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Earned Trust—More Precious than Gold
By Caterina Spinaris
Published: 05/25/2009

Gold bars About the author: Caterina Spinaris Tudor, Ph.D., is the founding Director of Desert Waters Correctional Outreach (DWCO) and a Licensed Professional Counselor in the State of Colorado. The mission of DWCO (www.desertwaters.com) is to increase the occupational, personal and family well-being of staff of all disciplines within the corrections profession.

Solid trust among corrections workers is an endangered species, infrequently witnessed and easily threatened with extinction. That is why earning and keeping coworkers’ trust is a major accomplishment and a priceless asset in corrections.

Surrounded by offenders, a population not known for honesty and integrity, staff end up leaning toward mistrust, the negative expectation that others may lie, manipulate, fake and exploit them any chance they get.

Often, after a formerly respected employee has been walked to the gate (or worse), I’ve heard staff lament that they never know who among their coworkers is “clean” or “dirty.” That does not inspire trust.

So, you might argue, why bother with trust? Why not stay holed up in our “mistrust bunker,” minding our own business and keeping everyone, including coworkers, at arm’s length? Doing that, you reason, could save staff much disappointment and heartache.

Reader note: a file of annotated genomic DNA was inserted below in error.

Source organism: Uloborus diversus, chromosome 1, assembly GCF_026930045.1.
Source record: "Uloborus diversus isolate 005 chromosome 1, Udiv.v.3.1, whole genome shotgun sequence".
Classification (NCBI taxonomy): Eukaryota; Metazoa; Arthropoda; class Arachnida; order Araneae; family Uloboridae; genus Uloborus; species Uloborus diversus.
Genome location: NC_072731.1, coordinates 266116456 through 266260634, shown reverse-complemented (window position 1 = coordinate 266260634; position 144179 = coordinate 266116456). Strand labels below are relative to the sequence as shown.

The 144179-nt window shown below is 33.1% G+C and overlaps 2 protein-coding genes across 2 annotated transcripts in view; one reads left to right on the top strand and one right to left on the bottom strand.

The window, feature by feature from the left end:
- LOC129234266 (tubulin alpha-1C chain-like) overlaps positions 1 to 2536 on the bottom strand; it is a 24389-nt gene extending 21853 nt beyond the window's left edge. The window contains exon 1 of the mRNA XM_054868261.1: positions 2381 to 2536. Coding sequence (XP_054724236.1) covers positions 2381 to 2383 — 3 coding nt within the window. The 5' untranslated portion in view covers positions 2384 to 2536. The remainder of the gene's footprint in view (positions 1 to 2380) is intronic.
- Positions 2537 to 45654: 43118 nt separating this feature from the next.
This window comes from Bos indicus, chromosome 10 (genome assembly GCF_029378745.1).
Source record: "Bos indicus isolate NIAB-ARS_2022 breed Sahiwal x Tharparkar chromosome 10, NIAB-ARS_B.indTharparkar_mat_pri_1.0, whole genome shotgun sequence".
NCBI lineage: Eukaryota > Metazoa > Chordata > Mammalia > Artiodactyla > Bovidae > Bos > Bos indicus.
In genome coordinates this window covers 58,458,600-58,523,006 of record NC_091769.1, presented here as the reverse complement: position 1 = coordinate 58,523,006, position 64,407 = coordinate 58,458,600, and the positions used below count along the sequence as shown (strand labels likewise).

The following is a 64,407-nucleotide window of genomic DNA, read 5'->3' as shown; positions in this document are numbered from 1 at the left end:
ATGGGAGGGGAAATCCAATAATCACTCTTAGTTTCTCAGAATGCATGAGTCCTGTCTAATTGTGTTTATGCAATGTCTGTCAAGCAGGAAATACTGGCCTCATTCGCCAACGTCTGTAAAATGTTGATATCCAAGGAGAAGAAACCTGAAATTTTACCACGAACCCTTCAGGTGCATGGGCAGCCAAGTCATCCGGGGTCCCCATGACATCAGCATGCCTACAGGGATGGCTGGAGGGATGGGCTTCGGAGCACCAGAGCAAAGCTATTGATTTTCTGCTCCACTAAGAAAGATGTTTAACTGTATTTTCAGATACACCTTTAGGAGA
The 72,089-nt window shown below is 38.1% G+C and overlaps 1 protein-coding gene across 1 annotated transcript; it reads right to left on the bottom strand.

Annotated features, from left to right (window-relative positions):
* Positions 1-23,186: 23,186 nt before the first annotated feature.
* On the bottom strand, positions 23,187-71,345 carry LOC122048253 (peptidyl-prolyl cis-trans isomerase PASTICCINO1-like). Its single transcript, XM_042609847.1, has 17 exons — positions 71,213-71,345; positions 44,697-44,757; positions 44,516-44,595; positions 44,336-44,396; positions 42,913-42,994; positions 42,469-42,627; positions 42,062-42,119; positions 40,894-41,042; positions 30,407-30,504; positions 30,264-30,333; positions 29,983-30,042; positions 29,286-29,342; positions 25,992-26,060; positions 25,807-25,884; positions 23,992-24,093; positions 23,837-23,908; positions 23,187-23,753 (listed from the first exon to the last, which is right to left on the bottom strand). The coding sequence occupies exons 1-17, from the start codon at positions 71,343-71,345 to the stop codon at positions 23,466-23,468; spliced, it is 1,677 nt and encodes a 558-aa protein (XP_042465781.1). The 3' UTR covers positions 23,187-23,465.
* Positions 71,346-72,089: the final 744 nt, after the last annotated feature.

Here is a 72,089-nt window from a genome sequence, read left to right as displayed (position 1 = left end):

Yes and no. Caution is a good thing. A prejudice that no one is worthy of our trust or that trust is pointless are not. In fact, no correctional employee could show up to work without some degree of trust that coworkers would run to their aid if things went south.

Trusting one another acts both as relational glue and relational lubricant. Trust keeps people collaborating effectively. It helps us persevere and negotiate through difficulties and work through disagreements. Considering someone to be trustworthy motivates us to go the extra mile to help them. Trustworthy behavior increases good will and harmony.

Trust has a calming influence on people. It is a natural de-stressor, as it communicates a gut-level sense of security. If I know I can trust you—that you will not try to ridicule, exploit or hurt me, but that instead you care about my well-being—I can be transparent with you and receptive toward your feedback or interventions. Trust helps us lower our masks, be more honest and open, own our missteps, and receive correction. Trust is the basis for transactions, spoken and unspoken agreements, partnerships and alliances.

Some people (not many in corrections) trust everyone up front until they are let down. Others (many in corrections) trust just about no one, and will make you work hard to maybe earn a little of their trust. Yet others prefer to go on a case-by-case basis, observing each individual and weighing their degree of trustworthiness in various settings.

Trust needs to be earned, maintained and deepened over time. What kinds of behaviors inspire trust? Like an oak tree, wise, deserved trust grows over time.